The Welwyn Garden City Library in London has recently been fully refurbished, a process in which Twistfix-registered contractors Newman Building Solutions played a key role. During removal of the library's original windows to install modern aluminium frames, carried out by principal contractor's, major cracking and rotation of masonry panels was discovered above all of the openings and window spans. This cracking had compromised the structural integrity of the entire building and posed a significant health and safety risk.
Consultants from the MACE group undertook several structural surveys and designed a comprehensive scheme to restore the council-owned building's lost structural integrity. This involved diagnosing the cause of the severe cracking and rotation suffered by the masonry panels and proposing a repair design to carry out the remedial work.
The results of these surveys showed that the original construction of the building had been defective. When brick panels are built onto a concrete frame, it is normal for up to a third of brickwork to overhang the concrete toe. It was discovered at Welwyn Garden City Library that defective concrete had led to the brickwork hanging more than halfway over the concrete toe and causing the masonry to bow outwards and sag. Some areas of the brickwork had completely collapsed as well as the extensive rotation to the loose brick slips. Even the concrete toe itself had suffered severe concrete failure caused by reinforcing rods oxidising due to the flawed nature of the original build where misplaced reinforcements had allowed water to penetrate.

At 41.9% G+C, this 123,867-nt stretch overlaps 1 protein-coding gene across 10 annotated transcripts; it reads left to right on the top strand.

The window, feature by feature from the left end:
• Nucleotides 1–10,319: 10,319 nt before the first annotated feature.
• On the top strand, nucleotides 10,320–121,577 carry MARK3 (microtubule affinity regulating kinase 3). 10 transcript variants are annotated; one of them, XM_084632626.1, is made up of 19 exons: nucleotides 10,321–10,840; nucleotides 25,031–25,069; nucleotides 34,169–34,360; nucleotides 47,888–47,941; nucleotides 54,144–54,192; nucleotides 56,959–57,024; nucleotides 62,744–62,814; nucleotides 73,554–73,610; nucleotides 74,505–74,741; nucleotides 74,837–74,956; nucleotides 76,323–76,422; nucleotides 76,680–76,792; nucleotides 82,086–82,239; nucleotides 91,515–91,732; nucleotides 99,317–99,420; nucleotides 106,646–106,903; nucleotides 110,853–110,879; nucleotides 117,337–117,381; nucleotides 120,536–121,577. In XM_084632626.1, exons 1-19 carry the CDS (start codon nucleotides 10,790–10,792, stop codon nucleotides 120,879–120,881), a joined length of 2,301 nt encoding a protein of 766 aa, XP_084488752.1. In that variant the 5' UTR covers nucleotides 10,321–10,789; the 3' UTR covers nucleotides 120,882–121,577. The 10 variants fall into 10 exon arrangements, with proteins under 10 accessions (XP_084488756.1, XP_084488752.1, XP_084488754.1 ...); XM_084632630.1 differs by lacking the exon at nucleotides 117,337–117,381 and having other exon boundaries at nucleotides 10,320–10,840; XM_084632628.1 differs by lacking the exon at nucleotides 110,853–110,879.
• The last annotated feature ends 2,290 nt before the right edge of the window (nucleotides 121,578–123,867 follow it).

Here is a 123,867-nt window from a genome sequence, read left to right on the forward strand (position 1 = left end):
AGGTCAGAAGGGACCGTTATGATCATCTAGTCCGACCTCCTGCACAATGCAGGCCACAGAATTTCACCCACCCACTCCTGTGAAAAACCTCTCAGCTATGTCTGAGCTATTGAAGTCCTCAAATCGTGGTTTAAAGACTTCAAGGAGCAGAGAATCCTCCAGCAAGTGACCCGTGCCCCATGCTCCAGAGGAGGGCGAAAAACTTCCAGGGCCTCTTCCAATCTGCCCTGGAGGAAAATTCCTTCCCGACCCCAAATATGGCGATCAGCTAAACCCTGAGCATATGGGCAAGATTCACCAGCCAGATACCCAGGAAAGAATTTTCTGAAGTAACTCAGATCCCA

To prevent further sagging, Twistfix helical bars were installed deep into the brick panels to form masonry beam that spread structural load. Twistfix wall ties were chosen to allow the work to progress rapidly as these fixings become load-bearing upon installation, eliminating the setting-time that prevents the restoration of structural integrity during crack stitching. Crack repair was carried out after the cracks were raked to a depth of 45mm before being injected with high-strength, rapid-setting Twistfix epoxy resin, giving a strong and durable bond between the displaced sections of masonry. The concrete toe was swiftly repaired with the use of a zinc-rich primer to seal it and prevent any further corrosion. A heavy-duty repair mortar was then applied to further strengthen the concrete before brick slips were re-affixed to the toe with cementitious grout
This entire masonry repair scheme was expertly designed and provides a permanent solution, covered by a 20-year insurance-backed guarantee. As IGL members and approved Twistfix contractors, Newman Building Solutions were able to provide this guarantee as standard.
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